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Classical to Pop Singing

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(@aznsingerguy)
Eminent Member
Joined: 15 years ago
Posts: 10
Topic starter  

If I take up lessons for classical singing, how hard is it to crossover to pop singing?


   
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(@nathan080)
Estimable Member
Joined: 16 years ago
Posts: 131
 

Good technique is just that... good technique. As a vocalist you should be able to adapt to whatever style the music needs you to be. So a good teacher should be able to teach you to sing, and not just in that style.

But at the same time, if you want to sing pop, why don't you find a teach who will teach you pop songs as well as technique? :)

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(@hobson)
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Joined: 15 years ago
Posts: 794
 

Maybe a really good teacher would be able to teach any style, but they tend to specialize. And those who get music degrees with an emphasis in voice tend to do the more classical stuff. Having taken some voice lessons and having been in choirs for years, I find some difficulty in getting the right tone for pop music. Certainly the breathing, staying on pitch, sight reading, etc. will transfer to any style. I can't quite put my finger on what makes the voice sound "classical" other than pronunciation and some vibrato. I know it when I hear it, but changing what I'm doing to make a more pop sound is another story. From my own experience, if you want to sing a certain style, finding a teacher who does that style would be best.

Renee


   
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(@scrybe)
Famed Member
Joined: 17 years ago
Posts: 2241
 

Having taken some voice lessons and having been in choirs for years, I find some difficulty in getting the right tone for pop music.

Try Autotune. It seems to be all over every pop record these days, obvious or less so, and def affects the 'pop tone' and it's live achievability. :(

Ra Er Ga.

Ninjazz have SuperChops.

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(@handelfan)
Eminent Member
Joined: 18 years ago
Posts: 36
 

As a choral music teacher who was a voice major, I think basic tenets of "classical" sound are:

a. Accuracy - unless specifically called for, we try and sing pitches with a clean attack and move precisely from one note to the next, without slides or other stylistic things which would be more associated with more contemporary styles. Jazz would be a perfect example. Occasionally you get some "fill-ins" between notes in opera singers, but even then, they are generally specific pitches, not smooth slides like a trombone.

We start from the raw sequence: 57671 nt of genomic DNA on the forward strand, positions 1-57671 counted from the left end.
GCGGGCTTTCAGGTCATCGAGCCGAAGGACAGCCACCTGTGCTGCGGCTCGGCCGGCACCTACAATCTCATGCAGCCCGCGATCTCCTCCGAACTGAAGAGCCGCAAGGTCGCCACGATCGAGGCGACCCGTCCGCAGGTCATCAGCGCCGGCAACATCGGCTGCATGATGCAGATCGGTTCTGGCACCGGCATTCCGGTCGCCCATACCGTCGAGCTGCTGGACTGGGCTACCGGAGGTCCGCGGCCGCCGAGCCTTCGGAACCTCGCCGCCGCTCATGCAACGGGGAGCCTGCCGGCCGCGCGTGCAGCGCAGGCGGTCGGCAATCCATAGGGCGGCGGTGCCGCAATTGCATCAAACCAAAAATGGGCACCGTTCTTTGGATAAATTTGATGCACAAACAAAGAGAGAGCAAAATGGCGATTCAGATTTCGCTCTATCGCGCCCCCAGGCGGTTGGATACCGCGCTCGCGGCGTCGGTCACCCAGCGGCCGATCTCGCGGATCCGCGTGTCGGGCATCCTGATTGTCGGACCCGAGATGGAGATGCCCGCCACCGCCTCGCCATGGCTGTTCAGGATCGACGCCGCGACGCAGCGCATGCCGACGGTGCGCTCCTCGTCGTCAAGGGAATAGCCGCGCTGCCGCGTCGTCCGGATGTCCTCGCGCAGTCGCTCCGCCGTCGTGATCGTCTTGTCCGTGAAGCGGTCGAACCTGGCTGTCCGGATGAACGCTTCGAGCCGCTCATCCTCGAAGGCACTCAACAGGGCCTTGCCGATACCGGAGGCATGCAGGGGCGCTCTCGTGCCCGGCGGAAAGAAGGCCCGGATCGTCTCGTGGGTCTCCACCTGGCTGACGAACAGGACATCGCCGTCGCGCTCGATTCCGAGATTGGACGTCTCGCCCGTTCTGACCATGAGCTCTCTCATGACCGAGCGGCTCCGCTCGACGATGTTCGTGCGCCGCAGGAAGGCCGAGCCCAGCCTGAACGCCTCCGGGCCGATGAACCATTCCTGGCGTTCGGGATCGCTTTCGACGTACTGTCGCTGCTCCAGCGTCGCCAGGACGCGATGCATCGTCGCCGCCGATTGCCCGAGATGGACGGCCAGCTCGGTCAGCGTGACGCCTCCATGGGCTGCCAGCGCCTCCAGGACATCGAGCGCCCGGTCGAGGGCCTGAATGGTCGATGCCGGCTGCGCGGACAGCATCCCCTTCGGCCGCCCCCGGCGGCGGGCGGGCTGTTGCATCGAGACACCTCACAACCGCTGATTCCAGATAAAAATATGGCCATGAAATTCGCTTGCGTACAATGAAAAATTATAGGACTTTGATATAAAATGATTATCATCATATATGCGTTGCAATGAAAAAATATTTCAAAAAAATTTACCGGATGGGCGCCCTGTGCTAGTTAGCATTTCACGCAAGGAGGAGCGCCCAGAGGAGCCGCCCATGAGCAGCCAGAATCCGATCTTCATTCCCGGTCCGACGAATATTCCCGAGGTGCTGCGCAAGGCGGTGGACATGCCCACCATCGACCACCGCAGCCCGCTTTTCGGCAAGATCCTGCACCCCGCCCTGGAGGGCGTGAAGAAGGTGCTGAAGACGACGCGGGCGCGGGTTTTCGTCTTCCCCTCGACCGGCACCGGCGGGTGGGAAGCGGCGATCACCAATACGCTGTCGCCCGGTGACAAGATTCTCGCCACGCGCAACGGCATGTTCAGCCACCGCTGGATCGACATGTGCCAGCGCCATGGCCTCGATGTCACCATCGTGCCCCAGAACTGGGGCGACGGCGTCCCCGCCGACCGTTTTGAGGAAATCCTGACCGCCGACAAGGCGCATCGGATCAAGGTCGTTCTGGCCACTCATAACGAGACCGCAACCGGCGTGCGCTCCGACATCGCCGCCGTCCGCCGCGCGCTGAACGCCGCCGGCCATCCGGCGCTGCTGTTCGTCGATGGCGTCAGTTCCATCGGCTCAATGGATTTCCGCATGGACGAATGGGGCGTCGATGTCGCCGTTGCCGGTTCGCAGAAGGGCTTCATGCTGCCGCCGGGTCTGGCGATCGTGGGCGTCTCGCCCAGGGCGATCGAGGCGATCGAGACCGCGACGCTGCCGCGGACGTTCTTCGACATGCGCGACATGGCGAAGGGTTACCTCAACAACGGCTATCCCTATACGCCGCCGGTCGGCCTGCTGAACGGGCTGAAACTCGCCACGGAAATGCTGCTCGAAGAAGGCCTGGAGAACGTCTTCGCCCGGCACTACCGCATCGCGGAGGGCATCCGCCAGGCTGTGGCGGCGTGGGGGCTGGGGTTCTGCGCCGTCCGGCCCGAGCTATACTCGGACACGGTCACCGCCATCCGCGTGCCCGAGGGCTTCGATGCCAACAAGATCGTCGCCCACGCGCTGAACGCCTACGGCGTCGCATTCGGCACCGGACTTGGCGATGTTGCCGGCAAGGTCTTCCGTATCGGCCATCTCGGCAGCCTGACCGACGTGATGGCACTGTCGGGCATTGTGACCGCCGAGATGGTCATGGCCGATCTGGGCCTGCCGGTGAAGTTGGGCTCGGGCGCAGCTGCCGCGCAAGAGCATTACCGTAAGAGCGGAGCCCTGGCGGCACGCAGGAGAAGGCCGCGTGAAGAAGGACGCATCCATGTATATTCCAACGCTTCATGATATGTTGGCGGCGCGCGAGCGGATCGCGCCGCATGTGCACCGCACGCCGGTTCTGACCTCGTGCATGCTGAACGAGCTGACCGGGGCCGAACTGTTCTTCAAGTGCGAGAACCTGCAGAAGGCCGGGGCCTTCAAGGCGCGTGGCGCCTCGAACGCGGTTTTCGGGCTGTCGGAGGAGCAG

b. Some vibrato, like you say. To some, vibrato is an "effect", which adds warmth to the sound. It is also a natural way to help keep the voice loose while singing, and not strained or tight.

c. Open vowel sounds - the idea being that we need open space in the throat (raising of the soft palate) to allow for big resonant sound. Vowels are the "sound" of your voice, not the consonants (though some consonants can be "voiced" like l, m, n, rolled r's, th [like in the word "the" and not like the word "thirsty"] v, and z). We are creating space for the voice to sound. Unified vowels are also important for choirs to be in tune with each other, and for their sound to match and line up. When we speak in American English (at least over in my neck of the woods) we tend to morph our vowels in strange dipthongs - soda becomes "soouuda" and "ooh" becomes more like "eww". It's actually quite repulsive. :lol: Anyhow, in classical singing, we try and make it more pure. Pop singers tend to be less "vowel-y" with their singing, and tend more towards singing words the way we speak them.

d. Resonance - classical vocalists train to project the voice forward through the "mask" (a term encompassing the sinuses, and generally parts of the face) instead of the throat. Most classical performances take place in non-amplified situations and venues, where they simply need to be heard in a large space, or occasionally even cut through an orchestra. Classical vocalists are encouraged to develop a large dynamic range and "sing to the back of the hall" as it were.

Anyhow - I also lead music in my church every Sunday morning which is almost all contemporary styles, and occasionally I even sing some big band standards with my school's jazz band a la Frank Sinatra, and I've found my classical training covers my technique across the board, and my vocal style is up to my judgement and preference, and is flexible. What you should really do is identify singers who have a certain pop sound you like, and find out what they are doing that makes that sound.

Hope I didn't give you more than you asked for. Hope it helps. :D

I am where my mind put me.


   
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